Knights of the Old Republic, for instance, grants the player more and more powerful abilities for moving towards moral extremes, and the game goes so far as to grant stat bonuses based on alignment, meaning that there is very little incentive to play a morally neutral character. Worse still is that the story does not sufficiently adapt to anything but extreme alignments: the ending will either be “good” or “evil”, with nothing in between for the player who wants to conduct themselves in a more restrained, conservative or mediating fashion throughout the game. This is all in spite of the fact that in many, many situations, the player may elect to pick a morally neutral or less extreme side. Why bother if all the game pays attention to is extremes?
Save the world, or save that puppy?
It's quite common in moral decision-making to present the player with either tiny, largely irrelevant choices, or huge, world-shattering decisions – both, to me, usually strike me as both uninteresting and a major cop-out in designing interesting scenarios. The best decisions are those that stem out of the player being emotionally involved with the world and the characters.
Crafting something the player cares about is hard work. It requires good writing, interesting characters, a world the player needs to feel involved in and personally attached to for some reason or other, etc. Calling on the player to make a choice isn't enough – that choice has to be genuinely meaningful in order to be difficult in any way. If the player doesn't care and the dilemma proposed is either too black and white, or too ambiguous, then the player is going to either pick the best or worst option with no reservations or consideration, or they'll consider themselves unqualified, confused, etc. and the decision to ask the player to decide the outcome will seem arbitrary.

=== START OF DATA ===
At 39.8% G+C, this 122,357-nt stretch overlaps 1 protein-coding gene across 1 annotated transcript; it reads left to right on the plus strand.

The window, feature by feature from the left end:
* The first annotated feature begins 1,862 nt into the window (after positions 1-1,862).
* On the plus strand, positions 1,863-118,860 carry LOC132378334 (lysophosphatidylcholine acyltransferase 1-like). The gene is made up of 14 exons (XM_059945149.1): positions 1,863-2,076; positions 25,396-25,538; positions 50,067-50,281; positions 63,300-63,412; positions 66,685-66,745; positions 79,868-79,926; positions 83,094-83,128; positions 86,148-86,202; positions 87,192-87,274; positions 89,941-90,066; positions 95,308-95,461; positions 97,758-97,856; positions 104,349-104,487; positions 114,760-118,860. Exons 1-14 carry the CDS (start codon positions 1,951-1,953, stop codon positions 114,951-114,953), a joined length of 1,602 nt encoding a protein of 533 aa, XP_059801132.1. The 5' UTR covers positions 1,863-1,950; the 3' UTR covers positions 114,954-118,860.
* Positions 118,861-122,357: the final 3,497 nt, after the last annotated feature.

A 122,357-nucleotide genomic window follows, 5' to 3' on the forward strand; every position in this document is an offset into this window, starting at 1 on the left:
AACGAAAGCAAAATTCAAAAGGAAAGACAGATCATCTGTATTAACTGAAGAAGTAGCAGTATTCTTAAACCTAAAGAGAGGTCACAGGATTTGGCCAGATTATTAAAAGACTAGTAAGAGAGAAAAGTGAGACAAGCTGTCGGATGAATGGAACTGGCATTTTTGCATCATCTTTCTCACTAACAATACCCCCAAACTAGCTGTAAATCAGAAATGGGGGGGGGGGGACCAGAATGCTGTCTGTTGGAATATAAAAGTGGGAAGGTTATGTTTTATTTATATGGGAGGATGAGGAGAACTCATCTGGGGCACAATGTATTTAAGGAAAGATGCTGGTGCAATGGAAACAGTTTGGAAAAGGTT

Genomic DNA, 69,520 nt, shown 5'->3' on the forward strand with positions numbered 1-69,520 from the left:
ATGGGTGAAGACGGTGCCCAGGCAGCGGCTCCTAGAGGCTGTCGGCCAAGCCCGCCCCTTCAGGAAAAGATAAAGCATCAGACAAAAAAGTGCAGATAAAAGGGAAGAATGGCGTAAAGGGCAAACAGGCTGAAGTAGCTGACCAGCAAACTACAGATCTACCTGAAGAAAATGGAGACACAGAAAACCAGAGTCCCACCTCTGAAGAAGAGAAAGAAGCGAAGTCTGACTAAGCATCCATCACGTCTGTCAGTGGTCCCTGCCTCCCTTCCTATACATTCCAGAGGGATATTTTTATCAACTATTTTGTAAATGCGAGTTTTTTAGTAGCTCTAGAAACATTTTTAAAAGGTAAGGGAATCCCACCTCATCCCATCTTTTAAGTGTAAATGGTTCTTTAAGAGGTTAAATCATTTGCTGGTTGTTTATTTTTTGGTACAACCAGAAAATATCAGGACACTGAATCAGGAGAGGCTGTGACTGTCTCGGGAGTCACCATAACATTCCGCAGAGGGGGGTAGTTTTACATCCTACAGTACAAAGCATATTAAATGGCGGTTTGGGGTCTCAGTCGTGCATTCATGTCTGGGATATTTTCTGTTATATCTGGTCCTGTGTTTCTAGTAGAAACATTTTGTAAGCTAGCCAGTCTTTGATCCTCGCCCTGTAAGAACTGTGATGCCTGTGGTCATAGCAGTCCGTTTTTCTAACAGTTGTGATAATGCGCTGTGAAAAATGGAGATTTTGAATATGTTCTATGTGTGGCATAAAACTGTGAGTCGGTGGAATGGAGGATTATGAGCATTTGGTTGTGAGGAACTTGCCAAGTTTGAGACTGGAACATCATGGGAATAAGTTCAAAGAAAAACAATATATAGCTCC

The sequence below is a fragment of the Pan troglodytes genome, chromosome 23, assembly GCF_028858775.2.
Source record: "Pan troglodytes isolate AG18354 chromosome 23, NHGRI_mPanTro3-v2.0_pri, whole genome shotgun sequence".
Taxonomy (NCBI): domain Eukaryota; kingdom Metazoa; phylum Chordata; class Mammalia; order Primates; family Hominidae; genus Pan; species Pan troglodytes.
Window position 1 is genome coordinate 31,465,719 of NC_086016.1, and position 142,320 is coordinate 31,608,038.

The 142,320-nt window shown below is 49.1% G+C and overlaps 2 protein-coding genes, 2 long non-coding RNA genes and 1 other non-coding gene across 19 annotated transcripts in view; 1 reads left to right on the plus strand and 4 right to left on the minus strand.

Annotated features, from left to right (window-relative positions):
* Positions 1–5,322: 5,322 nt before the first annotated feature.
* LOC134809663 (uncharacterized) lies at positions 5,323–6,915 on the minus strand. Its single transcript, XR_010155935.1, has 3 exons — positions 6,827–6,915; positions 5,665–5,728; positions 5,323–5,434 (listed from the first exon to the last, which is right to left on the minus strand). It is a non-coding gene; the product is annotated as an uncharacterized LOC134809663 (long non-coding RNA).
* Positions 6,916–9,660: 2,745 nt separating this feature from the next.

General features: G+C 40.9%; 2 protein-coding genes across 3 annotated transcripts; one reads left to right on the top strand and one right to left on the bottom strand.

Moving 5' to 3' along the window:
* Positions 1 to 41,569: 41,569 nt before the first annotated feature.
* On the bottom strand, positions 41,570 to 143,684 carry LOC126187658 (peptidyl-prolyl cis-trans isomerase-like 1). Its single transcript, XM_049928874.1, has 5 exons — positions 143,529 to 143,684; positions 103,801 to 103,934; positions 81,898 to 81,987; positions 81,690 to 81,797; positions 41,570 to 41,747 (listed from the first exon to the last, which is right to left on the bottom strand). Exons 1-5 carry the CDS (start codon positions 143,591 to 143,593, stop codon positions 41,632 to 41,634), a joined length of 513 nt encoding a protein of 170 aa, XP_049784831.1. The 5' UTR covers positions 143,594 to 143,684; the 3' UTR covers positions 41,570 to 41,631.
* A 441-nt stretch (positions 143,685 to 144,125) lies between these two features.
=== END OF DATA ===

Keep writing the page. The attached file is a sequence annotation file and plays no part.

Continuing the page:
|Never mind that you have amnesia and rolled a 2 on wisdom, we need you to decide for us right now!|
This is why I so often cringe when I see a typical “save the world/doom the world” scenario presented: usually, the designers have neglected to emotionally involve me in the situation, and instead they have attempted to win me over on the sheer size of the decision alone. To me, offering the player a momentous decision smacks of laziness – it substitutes substance with size, or quantity with quality if you will. It's the same sort of lazy shorthand in writing one might see in expecting the player to care more if a character is referred to as “sister” or “cousin” before being killed off – the designer expects me to care not because he or she has provided a compelling scenario, but by making reference to vague ideals. It's almost as if I'm supposed to care by default.